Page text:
ESOPHAGEAL hiatus hernia is a clinically demonstrable lesion more frequently than may be generally realized. Schatzke1 stated that by using greater than normal intra-abdominal pressure during fluoroscopic examination, hiatus hernia can be demonstrated in 70% of patients over 60 years of age. Most of these lesions are asymptomatic, and most of those with mild symptoms may respond to conservative therapy. A few, however, may be attended by symptoms and signs sufficiently grave to demand surgical intervention.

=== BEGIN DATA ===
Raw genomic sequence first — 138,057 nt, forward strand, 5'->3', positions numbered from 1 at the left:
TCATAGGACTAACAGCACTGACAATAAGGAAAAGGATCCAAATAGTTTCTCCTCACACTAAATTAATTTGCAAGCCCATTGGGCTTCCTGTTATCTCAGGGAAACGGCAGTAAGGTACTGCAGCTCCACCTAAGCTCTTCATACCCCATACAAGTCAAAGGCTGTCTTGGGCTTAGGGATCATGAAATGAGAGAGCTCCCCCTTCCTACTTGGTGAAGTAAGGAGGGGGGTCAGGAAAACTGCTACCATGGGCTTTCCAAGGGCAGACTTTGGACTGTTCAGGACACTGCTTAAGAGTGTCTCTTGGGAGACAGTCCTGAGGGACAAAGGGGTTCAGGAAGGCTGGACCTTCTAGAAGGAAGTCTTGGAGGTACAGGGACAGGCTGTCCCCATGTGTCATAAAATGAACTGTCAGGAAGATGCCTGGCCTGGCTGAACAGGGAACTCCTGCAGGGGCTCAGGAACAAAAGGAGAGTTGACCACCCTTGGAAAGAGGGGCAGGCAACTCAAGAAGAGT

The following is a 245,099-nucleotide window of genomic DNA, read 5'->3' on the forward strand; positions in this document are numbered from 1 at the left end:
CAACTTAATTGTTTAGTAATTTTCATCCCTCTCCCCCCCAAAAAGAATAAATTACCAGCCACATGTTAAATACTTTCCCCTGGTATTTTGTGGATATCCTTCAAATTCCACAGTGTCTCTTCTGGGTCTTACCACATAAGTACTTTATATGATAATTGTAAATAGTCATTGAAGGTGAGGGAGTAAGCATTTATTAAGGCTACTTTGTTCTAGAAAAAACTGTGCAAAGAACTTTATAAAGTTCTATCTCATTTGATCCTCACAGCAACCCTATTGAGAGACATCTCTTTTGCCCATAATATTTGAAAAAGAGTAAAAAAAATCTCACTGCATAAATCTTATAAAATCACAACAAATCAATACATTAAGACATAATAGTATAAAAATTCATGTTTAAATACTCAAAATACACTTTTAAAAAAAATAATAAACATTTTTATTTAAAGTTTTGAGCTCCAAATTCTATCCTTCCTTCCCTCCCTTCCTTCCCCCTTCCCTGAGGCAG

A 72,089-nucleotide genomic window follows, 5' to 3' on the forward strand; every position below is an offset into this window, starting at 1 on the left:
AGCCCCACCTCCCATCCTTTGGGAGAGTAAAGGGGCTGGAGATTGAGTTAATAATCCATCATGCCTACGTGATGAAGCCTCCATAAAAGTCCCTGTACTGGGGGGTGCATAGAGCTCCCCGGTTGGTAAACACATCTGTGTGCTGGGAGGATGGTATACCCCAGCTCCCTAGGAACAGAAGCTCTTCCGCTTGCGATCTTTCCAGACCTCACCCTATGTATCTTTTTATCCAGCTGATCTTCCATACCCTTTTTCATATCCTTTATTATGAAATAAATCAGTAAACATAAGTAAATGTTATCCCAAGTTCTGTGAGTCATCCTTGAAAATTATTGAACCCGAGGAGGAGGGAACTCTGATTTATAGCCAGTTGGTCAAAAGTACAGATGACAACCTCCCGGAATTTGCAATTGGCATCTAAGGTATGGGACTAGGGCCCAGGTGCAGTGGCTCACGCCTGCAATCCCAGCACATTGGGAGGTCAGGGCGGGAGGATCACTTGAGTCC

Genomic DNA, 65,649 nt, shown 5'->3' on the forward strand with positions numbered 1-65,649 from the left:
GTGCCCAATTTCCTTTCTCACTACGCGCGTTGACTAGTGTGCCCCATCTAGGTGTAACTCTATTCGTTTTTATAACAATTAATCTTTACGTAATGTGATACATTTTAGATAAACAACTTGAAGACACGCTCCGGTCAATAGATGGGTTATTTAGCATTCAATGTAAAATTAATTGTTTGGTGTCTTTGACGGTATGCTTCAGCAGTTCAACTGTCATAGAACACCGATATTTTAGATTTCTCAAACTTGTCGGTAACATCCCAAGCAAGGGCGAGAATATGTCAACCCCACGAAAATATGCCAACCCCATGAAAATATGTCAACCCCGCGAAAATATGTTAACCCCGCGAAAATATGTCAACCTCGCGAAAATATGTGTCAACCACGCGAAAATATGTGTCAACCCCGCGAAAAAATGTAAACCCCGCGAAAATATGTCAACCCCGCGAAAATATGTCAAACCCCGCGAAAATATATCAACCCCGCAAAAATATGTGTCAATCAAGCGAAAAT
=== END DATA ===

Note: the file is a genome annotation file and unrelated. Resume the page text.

The repair of hiatus hernia may not be a simple procedure; moreover, the rate of recurrence following conventional techniques is almost prohibitive. Soutter,2 for instance, in analyzing the results of hiatus hernia repair at Massachusetts General Hospital found a recurrence rate of 14% following the transthoracic approach and a rate in excess of 40% in those patients treated by the abdominal route. One of us had the disconcerting experience of having seen
GARDNER WC, HARTZELL JB, TUTTLE WM. SIMPLIFIED TECHNIQUE FOR TREATMENT OF ESOPHAGEAL HIATUS HERNIA. AMA Arch Surg. 1952;65(4):564-569. doi:10.1001/archsurg.1952.01260020580009